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Fuzzy Inf. Eng. (2011) 4: 411-431 DOI 10.1007/s12543-011-0095-4 ORIGINAL ARTICLE Integrated Fuzzy AHP and Fuzzy VIKOR Model for Supplier Selection in an Agile and Modular Virtual Enterprise Peyman Mohammady · Amin Amid Received: 30 January 2011/ Revised: 25 September 2011/ Accepted: 20 November 2011/ © Springer-Verlag Berlin Heidelberg and Fuzzy Information and Engineering Branch of the Operations Research Society of China Abstract In this ever-changing world, organizations need to outsource parts of their processes for having agile response to market’s needs and varying demands. Because of temporal nature of virtual enterprises (VE’s), the situation of outsourcing process in this kind of organizations is a vital situation. The main idea of this paper aims to present a decision-making framework for specific area that is appropriated for com- plex states. Its contribution is developing a fuzzy VlseKriterijumska Optimizacija I Kompromisno Resenje (VIKOR) method and combining it with fuzzy analytic hier- archy process (AHP). This extension suitable for decision-making situations which is faced with mixture appraisement that simultaneously regarded to both “group utility” or majority and “individual regret” of the opponent. The Integrated and developed model suits to inconsistent conditions that we face to collection of criteria and sub- criteria that should satisfy some of them collectively and simultaneously and in other attainment of some individual criteria is desirable. This framework then extended to a case study with varied criteria for outsourcing process. Keywords Series system · Fuzzy VIKOR · Supplier selection · Virtual enterprise 1. Introduction Among organizations, VE’s have higher complexity because of dynamic and tempo- ral nature. The different definitions of VE have been used in researches. Camarinha- Matos et al [1] introduce it as a temporal alliance that organizations is based on it, share their competencies and resources. Gazendam [2] define it as multi-actor sys- tems that composed of human resources and virtual factors. There are few differences Peyman Mohammady () Department of Management and Accounting, Shahid Beheshti University, Tehran, Iran email: Pa.mohammady@yahoo.com Amin Amid Department of Management and Accounting, Shahid Beheshti University, Tehran, Iran 412 Peyman Mohammady · Amin Amid (2011) between VE’s and other form of organizations. Putnik et al [3] summarize them to three fundamental features: dynamics of network reconfiguration, virtuality and ex- ternal entities. VE’s have shorter life cycle than others. As illustrated in Fig. 1, the life cycle of VEs depends on business opportunities or need to adoption with chang- ing environment. In current hyper competition era, some philosophies and concepts are inevitable for VEs’ as temporal alliance through it. Agility, modularity, and interoperation are of such concepts. For agility concept, different definitions have been presented. Al- though common aspect of them is emphasized on flexibility and speed as primary properties of agility [4] and [5]. An important characteristic that has been considered in dominant researches is proactive and speedy response to change [6-8]. Fig. 1 The life cycle of VE, Kim et al At changing environment, the modularity concept is a critical philosophy for mass- customization production. This concept is related to agile production as some re- searchers such Anderson showed with higher levels of modularity, higher levels of flexibility and compatibility are attainable [10]. However this concept is less studied in the services sector. The vital role of modularity is related to postponement strategy and combination of both lean and agile philosophies. Note that modular products and services don’t depend on modular processes only but modular supply chain has important impact on it. Lau et al approved relation between supply chain integration processes with modular products [11]. This finding is consistent with fine’s research [12]. Corvello and Migliarese point out if processes haven’t modularity characteris- tics, it is impossible to find suppliers with competencies for doing production phases [13]. Baldwin and Clarck describe modularity concept as complex product and pro- cess composed of series of sub-systems that each of them design independently and act with together as whole [14]. This definition is consistent with towill’s definition of agility and referees to efforts aggregation for component’s seamless of supply chain due to perceive themselves as whole [15]. This means joint and linkage of agility, interoperability and modularity concepts in VE’s is establishment of seamless suppli- ers in supply chain of VE. Thus as cited in [16], selection’s process of supplier(s) has Fuzzy Inf. Eng. (2011) 4: 411-431 413 a vital situation in outsourcing process. This importance may be because of supply chain and production strategies’ affecting from this selection. In outsourcing process of agile and modular virtual enterprise, we face with two kinds of main criteria. First category includes sub-criteria from “agility” criteria and next is related to sub-criteria from “modularity” criteria for supplier’s selection. Ac- cording to Qumer and Henderson’s 4-DAT, we can extract and define sub-criteria of agility level. 4-DAT propose framework to evaluate agility of software’s development methods [17]. For virtual enterprise with IS/IT context, this framework is useful and can be used for construction of first level. With attention to this, outsourcing process has two aspects; first is extraction and determination of processes that should out- source and next is supplier’s evaluation and selection for each or collection of these processes; we need to select some of commensurable criteria inevitably for context of virtual enterprise supply chain. From other hand such criteria should be compatible with modularity’s preservation goal. With analysis of criteria based on cited aspects, the suitable sub-criteria are flexibility, speed, leanness, learning and responsiveness. However modularity has multidisciplinary but schilling categorizes this concept and cites several properties of concept at different domain [18]. Among of these proper- ties, some characteristics are suitable for virtual enterprise with software development context. It includes re-combinability, expandability, decomposability and module as homologue. These properties absolutely are compatible with VE’s life cycle. We eliminate last property because its concept is goal of outsourcing process in this con- text. As discussed above, the main goal of evaluation is seamless preservation due to guarantee all of supply chain components and so Virtual enterprise remains agile and modular. 2. Multi-criteria Decision Making (MCDM) Multi-criteria optimization (MCO) is considered as the process of determining the best feasible solution according to established criteria representing different effects. However, these criteria usually conflict with each other and in practical problems are often characterized by several non-commensurable or competing criteria ever there is no solution satisfying all criteria simultaneously. Multi-criteria decision-making (MCDM) at new changing and turbulent environment should deal with decision- making situations with uncertainty and non-crisp conditions. Thus several techniques and methods have been introduced and discussed for deal- ing with imprecise, uncertain, and complex decision-making problems; researchers have proposed different MCDM approaches, such as the technique for order prefer- ence by similarity to ideal solution (TOPSIS). Further studies have extended MCDM in a fuzzy environment and proposed var- ied fuzzy multi-criteria decision-making (FMCDM) methods or other advanced tech- niques. These effective proposed techniques connected decision making with fuzzy set applications, to solve the problem for the optimal selection such as the VIKOR, fuzzy TOPSIS and fuzzy AHP. Each of these methods has its context and need to perceive along it. First we will describe fuzzy VIKOR and fuzzy AHP summarily below. Next we develop fuzzy VIKOR for specific and multi-purpose situations and combine it with 414 Peyman Mohammady · Amin Amid (2011) pairwise comparisons as a core of it. 2.1. Fuzzy VIKOR The VIKOR method was developed for multi-criteria optimization of complex sys- tems. This method was once developed by opricovic in 1998 to solve MCDM prob- lems with conflicting and non-commensurable criteria [19]. This method focuses on ranking and selecting from a set of alternatives in the pres- ence of conflicting criteria. It determines the compromise ranking-list, the compro- mise solution, and the weight stability intervals for preference stability of the compro- mise solution obtained with the initial (given) weights. It introduces an aggregating function representing the distance from the ideal solution. This ranking index is an aggregation of all criteria, the relative importance of the criteria, and a balance between total and individual satisfaction [20]. The main distinctive characteristic of fuzzy VIKOR is authority of decision-making based on group utility or individual regret of the opponent. According to VIKOR’s algorithm, we can select alternatives with considering two viewpoints. Upon on these states, it may requires us to select alternatives with higher scores based on all of criteria or ranked alternatives considering distinctive and higher distance from other alternatives in one or several criteria. It is suitable for problems and situations that we face with criteria including of several sub-criteria and we want to have appropriate decisions with flexibility of group utility or individual regret of the opponent. In real conditions, it may be some criteria attainable with attaining of maximum of sub-criteria and some criteria have specific construction attainable by attaining each of sub-criteria independently and in absence of other sub-criteria. Main advantage of fuzzy VIKOR rather than other is such distinction. This method applied a numerical weight to percentage for shift between two cited philosophy which refereed to envi- ronment and context of organization and its appraisement. Note that one of two states can be attained and in some context we face with all of these states, fuzzy VIKOR method don’t appropriate for them. We developed this method for covering of such problems-inconsistent situations that some criteria and their sub-criteria should si- multaneously are attainable and some criteria can be attained based on attaining of one or several their sub-criteria. The main contribution of this paper is relevant to this domain and then combination of it to fuzzy AHP methods. We describe some of necessary definitions and details of developed fuzzy VIKOR briefly below: 2.1.1. Primary Definitions We describe some of fuzzy sets and fuzzy mathematics’ definitions briefly, then pro- pose mathematical steps of proposed methodology below: Definition 1 A fuzzy set A in a universe of discourse X is characterized by a mem- bership function f (x) which associates with each element x in X, a real number in the interval [0, 1]. The function value f (x) is termed as grade of membership of x in A. The current study employs triangular form of fuzzy numbers defined by a triple Fuzzy Inf. Eng. (2011) 4: 411-431 415 (l, m, u). The membership function f (x) defined as shown in Equation (1): 0, x < l, x− l , l ≤ x ≤ m, f (x) = (1) A ⎪ m− l ⎪ u− x ⎩ , m ≤ x ≤ u. u− m The diagram of such membership function illustrated in Fig. 2. Fig. 2 Membership function graph Assume A(l , m , u ) and B(l , m , u ) are two triangular fuzzy numbers. Opera- 1 1 1 2 2 2 tional laws of these two triangular fuzzy numbers shown as follow: A⊕ B = (l + l , m + m , u + u ), (2) 1 2 1 2 1 2 A B = (l − u , m − m , u − l ), (3) 1 2 1 2 1 2 A⊗ B = (l × l , m × m , u × u ), (4) 1 2 1 2 1 2 A B = (l /u , m /m , u /l ), (5) 1 2 1 2 1 2 for l , l , u , u , m , m > 0. 1 2 1 2 1 2 Definition 2 A linguistic variable is a variable values of which are linguistic terms. The application of such concept returns to complex and uncertain situations which are ill-defined too. For example, the following fuzzy numbers defined by Chen and Huang (1992). Very Low(VL) = (0.00 , 0.00 , 0.25); Low(L) = (0.00 , 0.25 , 0.50); Medium(M) = (0.25 , 0.50 , 0.75); High(H) = (0.50 , 0.75 , 1.00); Very High(VH) = (0.75 , 1.00 , 1.00). 2.1.2. Developed Fuzzy VIKOR Method Step 1: Determining of hierarchy’s dimensions Suppose following variables: m: number of alternatives; n: number of decision-makers(experts team); k  : number of collective’s sub-criteria of j th criteria; l : number of individual’s sub-criteria of j th criteria. j 416 Peyman Mohammady · Amin Amid (2011) Due to simplify calculations and representation of equations and operations, we assume that models have one main-criteria of collective criteria and one main-criteria of individual criteria( j = j = 1). Extension of operations to each main-criteria is simple. So we repeated Equation (6) to Equation (7) for each main criteria. We establish CC and IC matrixes. First matrix should be established for collective main criteria and next for individual main criteria. Previously, the concepts of both matrixes have been described: SC SC ··· SC 1 2 j ⎡ ⎤ SC ⎢ w w ··· w ⎥ 1 ⎢ 11 12 1 j ⎥ ⎢ ⎥ ⎢ ⎥ ⎢ ⎥ ⎢ ⎥ SC ⎢ w w ··· w ⎥ 2 21 22 2 j CC = ⎢ ⎥ (6) ⎢ ⎥ ⎢ ⎥ ⎢ ⎥ . ⎢ . . . . ⎥ ⎢ ⎥ . ⎢ . . . . ⎥ ⎢ ⎥ . ⎢ . . . . ⎥ ⎢ ⎥ ⎢ ⎥ ⎣ ⎦ SC w w ··· w j l1 l2 j j SC SC ··· SC 1 2 j ⎡ ⎤ SC ⎢ w w ··· w  ⎥ 1 11 12 1 j ⎢ ⎥ ⎢ ⎥ ⎢ ⎥ ⎢ ⎥ ⎢ ⎥ SC ⎢ w w ··· w  ⎥ IC = 2 ⎢ 21 22 2 j ⎥ (7) ⎢ ⎥ ⎢ ⎥ ⎢ ⎥ . ⎢ . . . . ⎥ ⎢ ⎥ . ⎢ . . . . ⎥ ⎢ ⎥ . . . . . ⎢ ⎥ ⎢ ⎥ ⎢ ⎥ ⎣ ⎦ SC w w ··· w j k1 k2 j j 1 1 1 −1 where w = (w ) = ( , , ). ij ij u m l ij ij ij Weight of pairwise comparisons of criteria are mean of weight which experts- decision-makers assigned them to each comparisons by linguistic variables and should be transformed to fuzzy triangular numbers, w = [ w ], (8) ij ijr r=1 where r = 1, 2,···, n. For collective sub-criteria; j = j = 1, 2,···, k, and for individual sub-criteria j = j = 1, 2,···, l. Here w is weight of sub criteria i against sub criteria j. First, these weights ij assigned by experts (decision-makers) to each comparisons using linguistic variables and then those should be transformed to fuzzy triangular numbers or other form of fuzzy numbers. In continuance, pairwise comparisons should be calculated separately for each sub-criteria based on fuzzy AHP. In this stage, opinions about comparisons need to be aggregated and averaged and then SC calculated for all of them (sub-criteria) in class of main criteria (see Equation (9)). The degree of possibility of SC (l , m , u ) ≥ SC (l , m , u ) defined 1 1 1 1 2 2 2 2 as indicated in Equation (10). This equation depicts possibility’s degree of largeness of SC rather than SC . These calculation is applied for sub-criteria of individual- 1 2 main criteria-IC matrix(es), second section of previous appraisement, k k l l k k 1 1 1 SC (l , m , u ) = ( l , m , u )× ( , , ), (9) 1 1 1 1 1i 1i 1i u m u 1i 1i 1i i=1 i=1 i=1 i=1 i=1 i=1 Fuzzy Inf. Eng. (2011) 4: 411-431 417 0, l ≥ u , ⎪ 2 1 u − l 1 2 V(SC ≥ SC ) = , otherwise, (10) 1 2 (u − l )+ (m − m ) ⎪ 1 2 2 1 1, m ≥ m . 1 2 In order to compare degree of largeness of criteria or sub-criteria more than all of other criteria or sub-criteria for example for SC s calculation, we need to calculate both V(SC ≥ SC ) and V(SC ≥ SC ) synchronously as depicted in Equation (11). 1 j j 1 V(SC ≥ SC ) = V(SC ≥ SC ,···, SC ) = minV(SC ≥ SC ), (11) 1 j 1 2 j 1 2 where j  1 and for collective sub-criteria j = j = 1, 2,··· , k, and for individual sub-criteria j = j = 1, 2,··· , l. Next matrixes of sub-criteria’ weights as shown in Equation (12) and Equation (13) should be normalized. Note, normalization of refereed matrixes in this step are related to sub criteria of decision-making structure and should be calculated using fuzzy AHP, W = [V(SC ≥ SC ), V(SC ≥ SC ),···, V(SC ≥ SC )] , (12) 1 j 2 j k j where for collective sub-criteria j = j = 1, 2,··· , k, and for individual sub-criteria = 1, 2,··· , l j = j W =  . (13) These final weights are used in second construct of model- developed fuzzy VIKOR method as shown in Equation (17) and Equation (18). Step 2: Determining of alternatives’ comparisons 1) Separately on each sub criteria, we establish matrixes of alternatives. The men- tioned matrix should be established according to Equation (6) or Equation (7) with rows and columns which consisted of alternatives instead of sub criteria. Then, Equations (8)-(11) for alternatives’ comparisons calculated. We prepare matrixes for applying developed and extended fuzzy VIKOR method. This revised methods described briefly below. Note normalization of mentioned matrixes should be per- formed by using fuzzy VIKOR. For describing of developed fuzzy VIKOR in this step, suppose X is ij A A ··· A 1 2 m ⎡ ⎤ A ⎢ (1, 1, 1)  x ···  x ⎥ 1 12 1k ⎢ ⎥ ⎢ ⎥ ⎢ ⎥ ⎢ ⎥ ⎢ ⎥ A ⎢  x (1, 1, 1)···  x ⎥ 2 ⎢ 21 2k ⎥ D = (14) ⎢ ⎥ ⎢ ⎥ ⎢ ⎥ ⎢ ⎥ . . . . ⎢ . ⎥ . . . . . ⎢ ⎥ ⎢ . ⎥ . . . . ⎢ ⎥ ⎢ ⎥ ⎢ ⎥ ⎣ ⎦ A  x  x ··· (1, 1, 1) m m1 m2 where i = 1, 2,··· , m for collective sub-criteria j = j = 1, 2,··· , k ; for individual sub-criteria j = j = 1, 2,··· , l. Here, x is rating of alternative i against alternative ij j respect to each criteria. These variables are same to w in Equation (7), so we sum- ij marize some matrixes and calculations below. 418 Peyman Mohammady · Amin Amid (2011) 2) Determine the fuzzy best value (FBV) and fuzzy worst value (FWV) for collec- tive and individual main-criteria, separately: f = max x , (15) ij f = min x , (16) ij where i = 1, 2,··· , m for collective sub-criteria j = j = 1, 2,··· , k, for individual sub-criteria j = j = 1, 2,··· , l. The points of combination of fuzzy AHP and fuzzy VIKOR in proposed method occur at two aspects. First aspect is that, the weights of sub criteria as shown in Equa- tions (6)-(14) should be calculated using fuzzy AHP and next be used as weights of Equation (17) and Equation (18) in fuzzy VIKOR method. Second and most important aspect belonged to here Equation (15) and Equation (16); our criteria for recognition of minimum and maximum of x . For each of com- ij parisons in alternatives’ matrixes, we calculate Equations (9)-(11) separately on sub criteria. Then we determine minimum and maximum of x with considering of S and SC . ij i i On the other hand, the probability’s degree of largeness (PDL) of each of sub criteria against others is most important criteria for recognition of minimum and maximum of x . For example minimum of x respect to alternative which has smallest PDL ij ij and so on. 3) We determine normalized values of pervious matrixes according to Equation (17) and Equation (18) for each of alternatives. Note that Values of Equation (17) and Equation(18) should be calculated upon to collective and individual main-criteria separately. As mentioned, we extract weights of sub-criteria according to Equation (13), where S is A with respect to all criteria calculated by the sum of the distance for the FBV, i i and R is A with respect to the j th criteria calculated by the maximum distance of i i FBV. In Equation (19) to Equation (23), we separate equation dependent on j -collective criteria and j -Individual criteria, korl f −  x ij S = w ( ), (17) i j ∗ − f − f j=1 j j f −  x ij R = max[w ( )], (18) i j ∗ − f − f j j where i = 1, 2,··· , m for collective sub-criteria j = j = 1, 2,··· , k, and for individ- ual sub-criteria j = j = 1, 2,··· , l, S = min S , (19) S = max S , (20) i Fuzzy Inf. Eng. (2011) 4: 411-431 419 R = min R , (21) R  = max R . (22) Here S is the minimum value of S , which is the maximum majority rule or max- imum group utility, and R is the minimum value of R , which is the minimum in- dividual regret of the opponent. Thus, the index Q is obtained and is based on the consideration of both the group utility and individual regret of the opponent. 4) De- termine values of Q , sort them in increasing order and rank them from smaller to larger, ∗ ∗ S − S R − R i  i i  i Q  = v [ ]+ (1− v )[ ], (23) − ∗ − ∗ S − S R − R i i i i ∗ ∗ S − S R − R i  i i i Q = v [ ]+ (1− v )[ ], (24) − ∗ − ∗ S − S R − R i i i i Q = ω× Q + (1−ω)× Q . (25) i i i Step 3: Analyzing of calculated results In the last step, depended on values of acceptable advantage and acceptable stabil- ity of decision (C and C ), we determine final decision as an optimal solution for 1 2 evaluation. Assume A is the first optimal solution and A is the second, 1 2 [C ]: Q(A )− Q(A ) ≥ DQ, (26) 1 2 1 DQ = (If m ≤ 4, then DQ = 0.25), (27) m− 1 Q(a ) = S (a ) or/and R(a ), (28) [C ]: Q(A )− Q(A ) < DQ. (29) 2 m 1 If C and C are both accepted, then solution is an optimal one, otherwise if [C ] is not 1 2 1 accepted and Equation (29) is not accepted, then A and A are the same compromise 1 m solution. However, A does not have a comparative advantage, so the compromise solutions are the same. If [C ] is not accepted, the stability in decision-making is deficient, although A 2 1 has a comparative advantage. Hence, compromise solutions of A and A are the 1 m same. 2.2. Fuzzy AHP 420 Peyman Mohammady · Amin Amid (2011) The AHP introduced by Saaty [21], directs how to determine the priority of a set of alternatives and the relative importance of attributes in a multi-criteria decision- making problems. Through AHP, the importance of several attributes is obtained from a process of paired comparison, in which the relevance of the attributes’ class or drivers’ cate- gories of intangible assets are matched two-on-two in a hierarchic structure. However as cited by Yang and Chen’s research [22], the pure AHP model has some shortcomings. They pointed out that the AHP method is mainly used in nearly crisp-information decision applications; the AHP method creates and deals with a very unbalanced scale of judgment; the AHP method does not take into account the uncertainty associated with the mapping of human judgment to a number by natural language; the ranking of the AHP method is rather imprecise; and the subjective judgment by perception, evaluation, improvement and selection based on preference of decision-makers have great influence on the AHP results. To overcome these problems, several researchers integrate fuzzy theory with AHP to improve the uncertainty and some researchers integrated fuzzy AHP with other fuzzy methods such as fuzzy TOPSIS [23-25]. The main advantage of AHP and fuzzy AHP is hidden in this note that pairwise comparisons led to more convenient, realistic and logical appraisement of alternatives rather than other methods and techniques. This advantage of AHP and fuzzy AHP can led to more usability of them as core of model’s evaluation. In along of it other methods can be used as core of ranking operation, so fuzzy AHP plays a complementary role in model and is base of comparisons. 3. The Integrated Methodology Due to enrichment and improvement of pairwise comparisons in fuzzy AHP, we inte- grated the developed fuzzy VIKOR method after normalization in fuzzy AHP. Advan- tage of such integration is capability of dual-disciplinary of fuzzy VIKOR to fuzzy AHP. In proposed method, fuzzy VIKOR has been developed for situations that we face with both group utility and individual regret of the opponent simultaneously. At this development, fuzzy VIKOR appropriated at two calculations levels and one decision-making level. Cited method is able to apply to any MCDM with inconsistent judgment’s conditions. At first level, we calculate scores for evaluation’s criteria that should be attainable all of them and then do calculations which related to sub-criteria that attainment of them individually can estimated main criteria. Fig. 3 illustrated a schematic step-by-step diagram of proposed methodology. 3.1. Identification of Necessary Criteria and Structuring of Evaluation Hierar- chy In this step, with considering of business opportunities and determining of objective and strategies according to those opportunities, appropriated criteria and their sub- criteria have been selected and then decision hierarchy should be structured based on them. At this stage, it should be established two kind of mentioned criteria. First those can be attainable with attainment of respective collection of their sub-criteria and the other can be attainable with attainment of one or several sub-criteria. We referee to Fuzzy Inf. Eng. (2011) 4: 411-431 421 first category as “collective criteria” and next “individual criteria”. Also according to this step, it’s inevitable, identification of potential partners and determining of appro- priated and proposed alternatives. Tasks of this step should be adapted with different aspects of VE’s life cycle. Fig. 3 Schematic diagram of proposed methodology 3.2. Determining of Weight of Hierarchy’s Dimensions In this step, we need to define fuzzy number and determine linguistic variables for comparisons. A linguistic variable is a variable values which are linguistic terms [26]. Application of such concept return to complex and uncertain situations which are ill-defined too. For example, Chen and Huang define the (0.00, 0.00, 0.25) as fuzzy numbers for very low (VL) linguistic variable and so (0.00, 0.25, 0.50) for low (L) linguistic variable and so on [27]. These terms used as important compar- isons of each criteria rather than others. Then for each main criteria, matrixes of sub-criteria for pairwise-comparisons separately have been established. First matrix of sub-criteria which has been established belonged to collective criteria and next to individual criteria. Such as it mentioned above, with performing or attaining of each of second categorized sub-criteria independently, respective main criteria can be at- tainable. Then we should complete pairwise-comparisons separately by respective sub-criteria using of fuzzy AHP technique. Also we should calculate weight of sub- criteria at pairwise approach. For all kind of main criteria, comparisons’ matrixes with looking to Equations (6)-(8) should be determined and normalized. 3.3. Determining of Comparisons between Alternatives In this step, linguistic variables for alternative evaluation should be determined. Then pairwise comparisons of alternatives should be established and calculated separately 422 Peyman Mohammady · Amin Amid (2011) on each sub-criteria. Due to considering different decision-makers opinions, aggre- gation of votes needs to be run. Next according to section of developed fuzzy VIKOR from proposed methodology, we determine FBV and FWV separately on collective and individual main criteria. Against previous calculations that belonged to weight of decision-making structure, the normalization of matrixes in this step performed by using fuzzy VIKOR methods. Then matrixes should be normalized and ranked-list extracted. Note that, v in Equation (23) means the weight of the strategy of the maximum group utility. At v > 0.5, the decision tends toward the maximum majority rule; and if v < 0.5, the decision tends toward the individual regret of the opponent. We use v > 0.8 because of the fact that we face with sub-criteria of collective main-criteria and in calculation of v , we assign v < 0.3 to nature of its main-criteria. We referee to authority of strategic plan and objective where organization want to emphasize on individual main-criteria or collective main-criteria in its construct of appraisement. w < 0.5 apply first strategy and w > 0.5 emphasize on second strategy. 3.4. Analyzing of Results and Final Decision-making Finally, considering decision-making status and typical evaluation of alternatives, we calculate final results, examine it according to Equations (26)-(29) and recognize an optimal solution or solutions. Dependent on acceptable advantage and acceptable stability of decision C and C ; it may has unique optimal solution or not. The final 1 2 result depends on experts’ appraisements, typical main criteria, sub-criteria and or- ganization attention to evaluation process as collective process or individual process. At the end we report status of results and final decision. 4. Case Study Alpha system is a virtual enterprise with information, virtual-training and automation services. Some of its services include: - Consultation about system analysis and design; - Web-based training program; - Consultation about business process reengineering on web-based services; - Web-based organizational project handling and management; - Appraisement of web-based services’ quality; - Consultation about ERP selection and implementation; - BPMS designing and planning in sector of public services. According to revised strategies, objective and goals by adopting it to new opportu- nities, enterprise decides to outsource section of web-based training in supporting of respective consultation. Top manager and change management believe outsourcing cited process led to cost optimization and focusing on main tasks and critical opera- tions. Board of directors specifies five members of organizational experts as team of decision-makers for evaluation of alternatives. This process including several of sub-process and main aim of enterprise is per- forming of process as agile and speedy changeable services. From managers perspec- tive agility factor and modularity have vital position in evaluation of alternatives. Fuzzy Inf. Eng. (2011) 4: 411-431 423 Second factor explained because of enterprise need to be compatible with environ- mental opportunities and have agile dissolution and reconfiguration. Fig. 4 Depicts criteria and sub-criteria that are vital for alpha system’s objectives and strategies. Ac- cording to it, we establish hierarchy dimensions and determine weight of criteria. Experts vote to equality of dual main criteria thus there is no need to matrix’s establishment for pairwise comparisons of both mentioned main criteria-agility and modularity. First considering experts’ knowledge, we define linguistic variables for evaluation process. Then pairwise comparisons of sub-criteria according to Equation (6) and and W for sub-criteria Equation (8) performed. According to them we calculate W in first and second main criteria and determine normalization vector. The final results which showed in Table 5 are aligned with second step of proposed methodology. Then we acquire experts’ votes about comparisons of alternatives base on sub-criteria that grouped in each main criteria then aggregate and calculate average of them. Fig. 4 The decision hierarchy of partner’s selection of VE for alpha-system In the next step, we determine matrix of pairwise comparisons of alternatives for each sub-criteria and perform related calculations (Table 6-16). According to Table 15, in flexibility sub-criteria, S and S are larger than other. With referee to Table 1 4 14, it has been seem that selection of S is a better decision. These results should be for each sub-criteria. Because of nature of alpha-system enterprise, we need to have one matrix for agility and one matrix for modularity. In the continuance of calculation we complete some remained cells of matrixes CC and IC, determine the FBV and FWV. Then according to Equation (17) and Equation (18), we normalize mentioned ma- trixes based on typical main criteria-individual and collective criteria, separately. Note, the weights of sub-criteria calculated in previous pairwise comparisons using fuzzy AHP for main criteria and sub criteria, however expert cited same importance for both main criteria. The detailed calculations have been described below: 424 Peyman Mohammady · Amin Amid (2011) Table1: Linguistic variables for comparisons. Table 2: The construct of decision model. Table 3: Average of aggregated fuzzy numbers extracted from expert’s opinions about collective sub-criteria. S = (0.24, 0.36, 0.54); S = (0.17, 0.26, 0.39); S = (0.07, 0.13, 0.21); 1 2 3 S = (0.07, 0.12, 0.20); S = (0.08, 0.13, 0.24). 4 5 After determining of S C , we need to calculate PDL of each sub criteria against S i each other’s as shown below: V(SC >= SC ) = 1, i = 2, 3, 4, 5; 1 i V(SC >= SC ) = 0.5999, V(SC >= SC ) = 1, V(SC >= SC ) = 1, 2 1 2 3 2 4 V(SC >= SC ) = 1; 2 5 V(SC >= SC ) = 0, V(SC >= SC ) = 0.2, V(SC >= SC ) = 1, 3 1 3 2 3 4 V(SC >= SC ) = 0.99; 3 5 V(SC >= SC ) = 0, V(SC >= SC ) = 0.18, V(SC >= SC ) = 0.94, 4 1 4 2 4 3 V(SC >= SC ) = 0.94; 4 5 V(SC >= SC ) = 0.009, V(SC >= SC ) = 0.34, V(SC >= SC ) = 1, 5 1 5 2 5 3 V(SC >= SC ) = 1. 5 4 The weigh vector from refereed calculation will be W = (1, 0.59, 0, 0, 0.009). Therefore the normalized weight is W = (0.62, 0.37, 0, 0, 0.01). These calculations also should be performed for modularity’s criteria. This criteria considering of ex- perts opinions has three sub-criteria. Fuzzy Inf. Eng. (2011) 4: 411-431 425 Table 4: The Aggregated fuzzy numbers extracted from expert’s opinions about individual sub-criteria. S = (0.18, 0.32, 0.53); S = (0.30, 0.45, 0.71); S = (0.15, 0.22, 0.38) 1 2 3 After determining of S C , these result can be calculated: S i V(SC >= SC ) = 0.64, V(SC >= SC ) = 1; 1 2 1 3 V(SC >= SC ) = 1, i = 1, 3; 2 i V(SC >= SC ) = 0.67, V(SC >= SC ) = 0.27. 3 1 3 2 The weigh vector from previous calculation will be W = (0.64, 1, 0.27). There- fore the normalized weight is W = (0.34, 0.52, 0.14). The final weight according to Equation (13) Table 5: The normalized weights of main-criteria and sub-criteria according to fuzzy AHP techniques. Table 6: Average of aggregated fuzzy numbers of pairwise comparisons of alternatives in flexibility sub-criteria. Table 7: Average of aggregated fuzzy numbers about pairwise comparisons of alternatives in speed sub-criteria. 426 Peyman Mohammady · Amin Amid (2011) Table 8: Average of aggregated fuzzy numbers about pairwise comparisons of alternatives in Leanness sub-criteria. Table 9: Average of aggregated fuzzy numbers about pairwise comparisons of alternatives in learning sub-criteria. Table 10: Average of aggregated fuzzy numbers about pairwise comparisons of alternatives in responsiveness sub-criteria. Table 11: Average of aggregated fuzzy numbers about pairwise comparisons of alternatives in expandability sub-criteria. Table 12: Average of aggregated fuzzy numbers about pairwise comparisons of alternatives in decomposability sub-criteria. Fuzzy Inf. Eng. (2011) 4: 411-431 427 Table 13: Average of aggregated fuzzy numbers about pairwise comparisons of alternatives in recombinability sub-criteria. For Table 6, results will be: −1 S = (8.7, 10.7, 12.7)∗ (27.72, 33.50, 39.77) = (0.22, 0.32, 0.46), −1 S = (7.92, 9.48, 11.08)∗ (27.72, 33.50, 39.77) = (0.2, 0.28, 0.4), −1 S = (4.07, 5.20, 6.40)∗ (27.72, 33.50, 39.77) = (0.10, 0.16, 0.23), −1 S = (4.58, 5.34, 6.28)∗ (27.72, 33.50, 39.77) = (0.12, 0.16, 0.23), −1 = (2.44, 2.77, 3.31)∗ (27.72, 33.50, 39.77) = (0.06, 0.08, 0.12). Table 14: Calculation of possibility’s degree of relative largeness of S for Table 6. Table 15: Calculation of possibility’s degree of largeness of S mainly, for Table 6. Table 16: Average of aggregated opinions extract from S based on Equation (11). i 428 Peyman Mohammady · Amin Amid (2011) Table 17: FBV and FWV per each criteria. Table 18: Calculation of S and R for whole of sub-criteria. j j According to Equations (19)-(25) and considering of enterprise’s viewpoint, we assume v = 0.95 and v = 0.1 to have large appropriated effects on each stage in- cluding calculation of both collective and individual sub-criteria. w = 0.4, this means organization decides to emphasize on individual sub-criteria in its appraisement’s structure. According to Table 20, A and A are best solutions. With attention of C and C , 2 1 1 2 C is acceptable but C or acceptable stability of decision isn’t acceptable. However 1 2 acceptable advantage of selection of A against A In result A and A are the same. 2 1 1 2 Fuzzy Inf. Eng. (2011) 4: 411-431 429 ∗ − ∗ Table 19: Calculation of S , S , R and R for each of main-criteria. j j j Table 20: Final calculation and ranked list of alternatives. 5. Conclusion In this paper, we combine Fuzzy AHP method with developed Fuzzy VIKOR. The comparative advantage of proposed model from one viewpoint related to simplify- ing comparisons of alternatives with pairwise comparisons, and from other viewpoint related to authority of model to satisfy group utility and individual regret of the oppo- nent simultaneously in context of VEs. Then the model is applied to one VE which is willing to outsource their process for guarantee of agility and synergic responsive- ness to changing demand at whole of enterprise’s supply chain. Proposed model can be applied to the extended domain of appraisement and judgments’ activities. 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Journal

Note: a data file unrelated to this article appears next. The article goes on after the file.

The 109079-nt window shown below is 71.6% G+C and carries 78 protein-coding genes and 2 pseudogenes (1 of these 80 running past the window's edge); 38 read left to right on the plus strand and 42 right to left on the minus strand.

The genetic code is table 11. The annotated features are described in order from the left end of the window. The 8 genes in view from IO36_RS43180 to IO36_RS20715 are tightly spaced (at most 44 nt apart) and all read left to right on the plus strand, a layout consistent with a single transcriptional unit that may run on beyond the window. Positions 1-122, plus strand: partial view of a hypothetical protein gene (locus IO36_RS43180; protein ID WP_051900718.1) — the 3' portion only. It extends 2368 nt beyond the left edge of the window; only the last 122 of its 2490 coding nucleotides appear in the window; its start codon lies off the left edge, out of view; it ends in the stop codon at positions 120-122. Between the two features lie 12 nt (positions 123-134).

Fuzzy Information and EngineeringTaylor & Francis

Published: Dec 1, 2011

Keywords: Series system; Fuzzy VIKOR; Supplier selection; Virtual enterprise

References